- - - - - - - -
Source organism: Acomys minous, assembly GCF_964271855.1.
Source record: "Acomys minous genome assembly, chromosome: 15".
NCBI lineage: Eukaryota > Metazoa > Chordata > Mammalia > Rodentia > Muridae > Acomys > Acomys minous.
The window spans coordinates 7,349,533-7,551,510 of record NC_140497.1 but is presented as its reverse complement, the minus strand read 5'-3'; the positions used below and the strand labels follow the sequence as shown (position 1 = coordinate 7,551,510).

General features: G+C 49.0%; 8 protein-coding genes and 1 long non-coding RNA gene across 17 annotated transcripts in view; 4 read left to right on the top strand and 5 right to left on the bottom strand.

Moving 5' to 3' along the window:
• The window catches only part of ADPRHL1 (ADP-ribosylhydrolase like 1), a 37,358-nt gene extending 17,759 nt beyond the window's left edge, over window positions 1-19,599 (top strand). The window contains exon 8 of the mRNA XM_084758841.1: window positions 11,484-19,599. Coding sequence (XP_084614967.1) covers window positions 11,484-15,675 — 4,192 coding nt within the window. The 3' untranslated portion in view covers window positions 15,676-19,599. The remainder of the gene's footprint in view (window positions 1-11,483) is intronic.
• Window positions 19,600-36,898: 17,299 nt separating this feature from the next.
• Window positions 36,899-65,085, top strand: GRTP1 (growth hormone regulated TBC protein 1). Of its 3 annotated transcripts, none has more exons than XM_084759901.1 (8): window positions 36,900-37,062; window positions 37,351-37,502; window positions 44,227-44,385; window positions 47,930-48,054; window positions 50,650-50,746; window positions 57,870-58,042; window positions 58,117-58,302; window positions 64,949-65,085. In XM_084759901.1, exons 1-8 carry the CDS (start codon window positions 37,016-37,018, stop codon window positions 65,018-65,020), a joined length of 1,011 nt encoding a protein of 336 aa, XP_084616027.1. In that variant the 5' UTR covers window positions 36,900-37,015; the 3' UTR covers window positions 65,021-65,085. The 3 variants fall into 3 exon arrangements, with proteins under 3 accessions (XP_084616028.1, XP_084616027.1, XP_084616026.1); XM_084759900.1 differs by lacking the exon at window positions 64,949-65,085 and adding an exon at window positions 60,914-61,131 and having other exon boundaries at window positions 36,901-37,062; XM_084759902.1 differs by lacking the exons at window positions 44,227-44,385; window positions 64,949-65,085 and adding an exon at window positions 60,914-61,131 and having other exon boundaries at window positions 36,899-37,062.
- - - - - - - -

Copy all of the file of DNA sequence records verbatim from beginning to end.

Source organism: Acomys minous, assembly GCF_964271855.1.
Source record: "Acomys minous genome assembly, chromosome: 15".
NCBI lineage: Eukaryota > Metazoa > Chordata > Mammalia > Rodentia > Muridae > Acomys > Acomys minous.
The window spans coordinates 7,349,533-7,551,510 of record NC_140497.1 but is presented as its reverse complement, the minus strand read 5'-3'; the positions used below and the strand labels follow the sequence as shown (position 1 = coordinate 7,551,510).

General features: G+C 49.0%; 8 protein-coding genes and 1 long non-coding RNA gene across 17 annotated transcripts in view; 4 read left to right on the top strand and 5 right to left on the bottom strand.

Moving 5' to 3' along the window:
• The window catches only part of ADPRHL1 (ADP-ribosylhydrolase like 1), a 37,358-nt gene extending 17,759 nt beyond the window's left edge, over window positions 1-19,599 (top strand). The window contains exon 8 of the mRNA XM_084758841.1: window positions 11,484-19,599. Coding sequence (XP_084614967.1) covers window positions 11,484-15,675 — 4,192 coding nt within the window. The 3' untranslated portion in view covers window positions 15,676-19,599. The remainder of the gene's footprint in view (window positions 1-11,483) is intronic.
• Window positions 19,600-36,898: 17,299 nt separating this feature from the next.
• Window positions 36,899-65,085, top strand: GRTP1 (growth hormone regulated TBC protein 1). Of its 3 annotated transcripts, none has more exons than XM_084759901.1 (8): window positions 36,900-37,062; window positions 37,351-37,502; window positions 44,227-44,385; window positions 47,930-48,054; window positions 50,650-50,746; window positions 57,870-58,042; window positions 58,117-58,302; window positions 64,949-65,085. In XM_084759901.1, exons 1-8 carry the CDS (start codon window positions 37,016-37,018, stop codon window positions 65,018-65,020), a joined length of 1,011 nt encoding a protein of 336 aa, XP_084616027.1. In that variant the 5' UTR covers window positions 36,900-37,015; the 3' UTR covers window positions 65,021-65,085. The 3 variants fall into 3 exon arrangements, with proteins under 3 accessions (XP_084616028.1, XP_084616027.1, XP_084616026.1); XM_084759900.1 differs by lacking the exon at window positions 64,949-65,085 and adding an exon at window positions 60,914-61,131 and having other exon boundaries at window positions 36,901-37,062; XM_084759902.1 differs by lacking the exons at window positions 44,227-44,385; window positions 64,949-65,085 and adding an exon at window positions 60,914-61,131 and having other exon boundaries at window positions 36,899-37,062.